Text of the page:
John P. Pratt’s recent column at Meridian sent me reeling. (Thanks to Brent for the pointer.) While Pratt tries not to overstate his thesis, the gist of the column is that God (sometimes?) punishes local populations for their wickedness by inflicting natural disasters. The Old Testament is replete with such occurrences, but as regular patrons of this blog know, my understanding is that many (perhaps most) of these stories are metaphorical. Even if you disagree with me about that, I hope that we can agree that Pratt’s analysis is sadly deficient.
As is evident from my participation on this blog, I am not a scientist, but I enjoy reading good, non-technical, science writers. One I really like is Carl Zimmer, who blogs at The Loom. He writes a lot about evolution and genetics. Ady Hahn (our guest blogger who is currently on Christmas break) promised to talk about evolution later, but after reading the latest entry at The Loom, I feel the desire to press the issue.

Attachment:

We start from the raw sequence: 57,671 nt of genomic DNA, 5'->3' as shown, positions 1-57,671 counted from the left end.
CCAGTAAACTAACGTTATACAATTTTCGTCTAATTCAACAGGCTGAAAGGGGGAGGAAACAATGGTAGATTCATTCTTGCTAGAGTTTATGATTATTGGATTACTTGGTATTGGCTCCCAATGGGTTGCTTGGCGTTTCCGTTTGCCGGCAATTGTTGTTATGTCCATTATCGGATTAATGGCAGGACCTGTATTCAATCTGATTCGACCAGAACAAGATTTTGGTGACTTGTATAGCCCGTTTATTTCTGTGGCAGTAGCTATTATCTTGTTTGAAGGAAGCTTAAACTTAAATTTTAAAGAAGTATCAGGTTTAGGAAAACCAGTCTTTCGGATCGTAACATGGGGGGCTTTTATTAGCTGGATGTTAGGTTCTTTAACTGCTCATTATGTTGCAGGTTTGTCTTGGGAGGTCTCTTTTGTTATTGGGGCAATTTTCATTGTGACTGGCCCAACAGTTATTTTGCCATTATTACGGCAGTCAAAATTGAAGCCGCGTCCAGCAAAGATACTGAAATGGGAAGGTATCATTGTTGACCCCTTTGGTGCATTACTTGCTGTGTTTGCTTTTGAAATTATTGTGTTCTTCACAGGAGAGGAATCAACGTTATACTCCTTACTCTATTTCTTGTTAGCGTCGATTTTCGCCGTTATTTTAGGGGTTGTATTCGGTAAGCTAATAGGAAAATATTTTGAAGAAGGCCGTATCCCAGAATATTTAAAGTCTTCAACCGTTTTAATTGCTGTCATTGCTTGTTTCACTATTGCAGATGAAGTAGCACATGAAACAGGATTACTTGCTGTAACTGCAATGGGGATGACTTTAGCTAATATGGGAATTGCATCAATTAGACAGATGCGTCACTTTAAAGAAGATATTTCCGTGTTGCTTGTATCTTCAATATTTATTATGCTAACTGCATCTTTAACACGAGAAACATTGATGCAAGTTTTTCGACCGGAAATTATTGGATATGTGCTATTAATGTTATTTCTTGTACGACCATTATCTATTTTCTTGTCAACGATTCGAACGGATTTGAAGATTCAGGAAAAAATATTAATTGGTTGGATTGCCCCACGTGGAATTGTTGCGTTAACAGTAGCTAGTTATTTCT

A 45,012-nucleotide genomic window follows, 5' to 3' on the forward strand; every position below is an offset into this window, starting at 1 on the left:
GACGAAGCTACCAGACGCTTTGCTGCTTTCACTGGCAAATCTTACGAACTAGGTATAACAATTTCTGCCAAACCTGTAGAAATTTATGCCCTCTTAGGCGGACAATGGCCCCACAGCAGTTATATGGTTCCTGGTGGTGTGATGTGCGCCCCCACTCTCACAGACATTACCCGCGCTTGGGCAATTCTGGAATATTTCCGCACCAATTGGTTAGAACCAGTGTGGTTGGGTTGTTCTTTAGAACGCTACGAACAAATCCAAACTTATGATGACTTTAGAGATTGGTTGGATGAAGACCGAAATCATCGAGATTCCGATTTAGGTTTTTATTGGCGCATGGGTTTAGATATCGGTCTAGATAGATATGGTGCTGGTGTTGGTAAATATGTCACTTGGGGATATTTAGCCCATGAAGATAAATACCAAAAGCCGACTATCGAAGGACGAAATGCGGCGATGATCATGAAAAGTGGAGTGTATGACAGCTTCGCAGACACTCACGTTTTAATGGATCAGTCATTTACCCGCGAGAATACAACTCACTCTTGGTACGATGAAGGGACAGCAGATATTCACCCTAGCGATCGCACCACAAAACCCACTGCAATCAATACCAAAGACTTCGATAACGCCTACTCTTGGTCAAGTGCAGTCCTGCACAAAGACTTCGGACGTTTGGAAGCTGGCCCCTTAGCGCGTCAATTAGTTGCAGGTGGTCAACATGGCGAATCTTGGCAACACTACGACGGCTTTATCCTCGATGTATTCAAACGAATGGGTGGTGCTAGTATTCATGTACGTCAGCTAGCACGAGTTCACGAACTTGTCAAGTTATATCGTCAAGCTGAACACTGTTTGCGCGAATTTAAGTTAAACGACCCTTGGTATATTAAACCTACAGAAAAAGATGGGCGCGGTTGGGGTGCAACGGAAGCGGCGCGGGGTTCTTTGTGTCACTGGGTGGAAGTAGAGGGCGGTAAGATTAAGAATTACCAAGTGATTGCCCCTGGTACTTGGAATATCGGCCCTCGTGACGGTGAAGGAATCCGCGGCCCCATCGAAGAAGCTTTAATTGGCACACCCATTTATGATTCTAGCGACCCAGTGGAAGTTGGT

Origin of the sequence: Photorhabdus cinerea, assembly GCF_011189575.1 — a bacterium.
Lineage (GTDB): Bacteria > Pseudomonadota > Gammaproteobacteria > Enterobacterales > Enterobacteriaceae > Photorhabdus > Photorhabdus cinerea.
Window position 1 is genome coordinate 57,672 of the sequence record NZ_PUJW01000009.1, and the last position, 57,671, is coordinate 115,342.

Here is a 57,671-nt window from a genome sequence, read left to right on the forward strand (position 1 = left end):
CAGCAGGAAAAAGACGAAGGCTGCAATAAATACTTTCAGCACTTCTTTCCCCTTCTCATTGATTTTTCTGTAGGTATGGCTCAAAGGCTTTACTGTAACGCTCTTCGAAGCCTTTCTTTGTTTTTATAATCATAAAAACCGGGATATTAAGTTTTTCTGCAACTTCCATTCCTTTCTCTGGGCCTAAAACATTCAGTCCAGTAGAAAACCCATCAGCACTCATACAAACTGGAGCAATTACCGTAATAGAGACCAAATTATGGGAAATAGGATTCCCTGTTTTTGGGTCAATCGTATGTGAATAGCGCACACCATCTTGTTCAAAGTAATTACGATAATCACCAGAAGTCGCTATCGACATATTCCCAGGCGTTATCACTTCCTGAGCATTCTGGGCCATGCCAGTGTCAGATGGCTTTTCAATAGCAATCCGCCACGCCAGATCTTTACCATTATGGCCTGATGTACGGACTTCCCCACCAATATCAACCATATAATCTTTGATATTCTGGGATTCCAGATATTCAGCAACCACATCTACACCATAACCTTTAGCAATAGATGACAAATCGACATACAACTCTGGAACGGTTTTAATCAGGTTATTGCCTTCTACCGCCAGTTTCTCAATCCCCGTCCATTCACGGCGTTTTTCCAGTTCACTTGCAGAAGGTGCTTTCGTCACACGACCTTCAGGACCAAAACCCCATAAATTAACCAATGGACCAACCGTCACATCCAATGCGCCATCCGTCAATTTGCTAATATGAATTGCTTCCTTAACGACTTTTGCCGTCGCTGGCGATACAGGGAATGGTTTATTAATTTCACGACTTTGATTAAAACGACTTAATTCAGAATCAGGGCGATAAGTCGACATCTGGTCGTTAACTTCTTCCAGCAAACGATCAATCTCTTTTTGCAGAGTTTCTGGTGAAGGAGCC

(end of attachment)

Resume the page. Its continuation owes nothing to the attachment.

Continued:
So where do I begin? First of all, there are not many LDS scientists to begin with and I?m not exactly sure why. There are approximately 2000 LDS scientists currently according to this link. I don?t know how many of those are women. What?s interesting is that Utah produces more scientists per capita than any other state for the last 60 yrs, 75% of whom are LDS. Of these, 83% percent classified themselves as strong believers and 90% of these felt that their religious beliefs and science theories could be harmonized. I think these statistics show that there is a great love for learning amongst LDS people and that most don?t believe that science and religion are mutually exclusive. Here?s a great paper on science & LDS scientists by Robert L. Miller.